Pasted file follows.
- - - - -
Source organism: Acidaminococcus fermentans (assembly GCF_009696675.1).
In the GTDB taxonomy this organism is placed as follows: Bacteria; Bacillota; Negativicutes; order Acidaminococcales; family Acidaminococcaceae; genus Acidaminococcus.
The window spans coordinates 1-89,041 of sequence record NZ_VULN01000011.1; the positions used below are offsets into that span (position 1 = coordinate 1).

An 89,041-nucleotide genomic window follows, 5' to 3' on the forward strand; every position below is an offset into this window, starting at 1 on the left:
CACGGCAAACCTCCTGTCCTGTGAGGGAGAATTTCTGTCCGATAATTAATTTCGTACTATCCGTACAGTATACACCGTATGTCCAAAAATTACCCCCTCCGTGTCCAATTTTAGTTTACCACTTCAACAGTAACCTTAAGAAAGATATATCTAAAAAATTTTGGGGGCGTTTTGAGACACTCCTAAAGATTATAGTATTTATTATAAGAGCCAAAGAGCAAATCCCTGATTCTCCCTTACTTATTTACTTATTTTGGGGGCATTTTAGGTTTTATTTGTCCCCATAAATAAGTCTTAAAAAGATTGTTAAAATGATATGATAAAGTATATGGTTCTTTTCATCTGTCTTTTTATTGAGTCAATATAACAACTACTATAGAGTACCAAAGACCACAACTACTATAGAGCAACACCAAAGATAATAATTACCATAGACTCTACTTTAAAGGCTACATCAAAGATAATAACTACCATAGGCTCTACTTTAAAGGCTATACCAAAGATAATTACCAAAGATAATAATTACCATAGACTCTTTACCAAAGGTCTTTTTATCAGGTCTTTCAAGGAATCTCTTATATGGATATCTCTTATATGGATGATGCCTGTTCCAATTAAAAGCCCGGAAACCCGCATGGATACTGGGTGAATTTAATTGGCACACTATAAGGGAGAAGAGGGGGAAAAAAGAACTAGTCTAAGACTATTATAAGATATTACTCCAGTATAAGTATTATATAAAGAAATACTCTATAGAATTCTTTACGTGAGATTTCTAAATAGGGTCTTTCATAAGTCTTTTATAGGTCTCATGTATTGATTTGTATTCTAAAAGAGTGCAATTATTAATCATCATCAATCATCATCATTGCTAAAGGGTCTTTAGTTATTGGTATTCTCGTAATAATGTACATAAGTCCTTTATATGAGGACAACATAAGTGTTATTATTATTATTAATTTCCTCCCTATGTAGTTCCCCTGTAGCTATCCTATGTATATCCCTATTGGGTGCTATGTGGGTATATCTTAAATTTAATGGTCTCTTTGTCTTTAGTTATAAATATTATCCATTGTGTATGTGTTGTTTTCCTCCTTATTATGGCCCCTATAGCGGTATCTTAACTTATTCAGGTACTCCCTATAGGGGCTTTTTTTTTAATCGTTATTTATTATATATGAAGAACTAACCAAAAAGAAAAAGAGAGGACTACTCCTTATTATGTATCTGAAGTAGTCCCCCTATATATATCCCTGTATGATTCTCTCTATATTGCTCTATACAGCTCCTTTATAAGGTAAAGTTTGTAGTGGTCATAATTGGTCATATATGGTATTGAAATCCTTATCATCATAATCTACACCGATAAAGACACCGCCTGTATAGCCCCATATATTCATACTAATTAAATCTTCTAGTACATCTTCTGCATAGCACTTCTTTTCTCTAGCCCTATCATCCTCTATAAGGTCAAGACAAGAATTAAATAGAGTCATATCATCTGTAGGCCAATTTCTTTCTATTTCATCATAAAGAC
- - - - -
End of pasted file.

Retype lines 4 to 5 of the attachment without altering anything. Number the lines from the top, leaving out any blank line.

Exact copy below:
An 89,041-nucleotide genomic window follows, 5' to 3' on the forward strand; every position below is an offset into this window, starting at 1 on the left:
CACGGCAAACCTCCTGTCCTGTGAGGGAGAATTTCTGTCCGATAATTAATTTCGTACTATCCGTACAGTATACACCGTATGTCCAAAAATTACCCCCTCCGTGTCCAATTTTAGTTTACCACTTCAACAGTAACCTTAAGAAAGATATATCTAAAAAATTTTGGGGGCGTTTTGAGACACTCCTAAAGATTATAGTATTTATTATAAGAGCCAAAGAGCAAATCCCTGATTCTCCCTTACTTATTTACTTATTTTGGGGGCATTTTAGGTTTTATTTGTCCCCATAAATAAGTCTTAAAAAGATTGTTAAAATGATATGATAAAGTATATGGTTCTTTTCATCTGTCTTTTTATTGAGTCAATATAACAACTACTATAGAGTACCAAAGACCACAACTACTATAGAGCAACACCAAAGATAATAATTACCATAGACTCTACTTTAAAGGCTACATCAAAGATAATAACTACCATAGGCTCTACTTTAAAGGCTATACCAAAGATAATTACCAAAGATAATAATTACCATAGACTCTTTACCAAAGGTCTTTTTATCAGGTCTTTCAAGGAATCTCTTATATGGATATCTCTTATATGGATGATGCCTGTTCCAATTAAAAGCCCGGAAACCCGCATGGATACTGGGTGAATTTAATTGGCACACTATAAGGGAGAAGAGGGGGAAAAAAGAACTAGTCTAAGACTATTATAAGATATTACTCCAGTATAAGTATTATATAAAGAAATACTCTATAGAATTCTTTACGTGAGATTTCTAAATAGGGTCTTTCATAAGTCTTTTATAGGTCTCATGTATTGATTTGTATTCTAAAAGAGTGCAATTATTAATCATCATCAATCATCATCATTGCTAAAGGGTCTTTAGTTATTGGTATTCTCGTAATAATGTACATAAGTCCTTTATATGAGGACAACATAAGTGTTATTATTATTATTAATTTCCTCCCTATGTAGTTCCCCTGTAGCTATCCTATGTATATCCCTATTGGGTGCTATGTGGGTATATCTTAAATTTAATGGTCTCTTTGTCTTTAGTTATAAATATTATCCATTGTGTATGTGTTGTTTTCCTCCTTATTATGGCCCCTATAGCGGTATCTTAACTTATTCAGGTACTCCCTATAGGGGCTTTTTTTTTAATCGTTATTTATTATATATGAAGAACTAACCAAAAAGAAAAAGAGAGGACTACTCCTTATTATGTATCTGAAGTAGTCCCCCTATATATATCCCTGTATGATTCTCTCTATATTGCTCTATACAGCTCCTTTATAAGGTAAAGTTTGTAGTGGTCATAATTGGTCATATATGGTATTGAAATCCTTATCATCATAATCTACACCGATAAAGACACCGCCTGTATAGCCCCATATATTCATACTAATTAAATCTTCTAGTACATCTTCTGCATAGCACTTCTTTTCTCTAGCCCTATCATCCTCTATAAGGTCAAGACAAGAATTAAATAGAGTCATATCATCTGTAGGCCAATTTCTTTCTATTTCATCATAAAGAC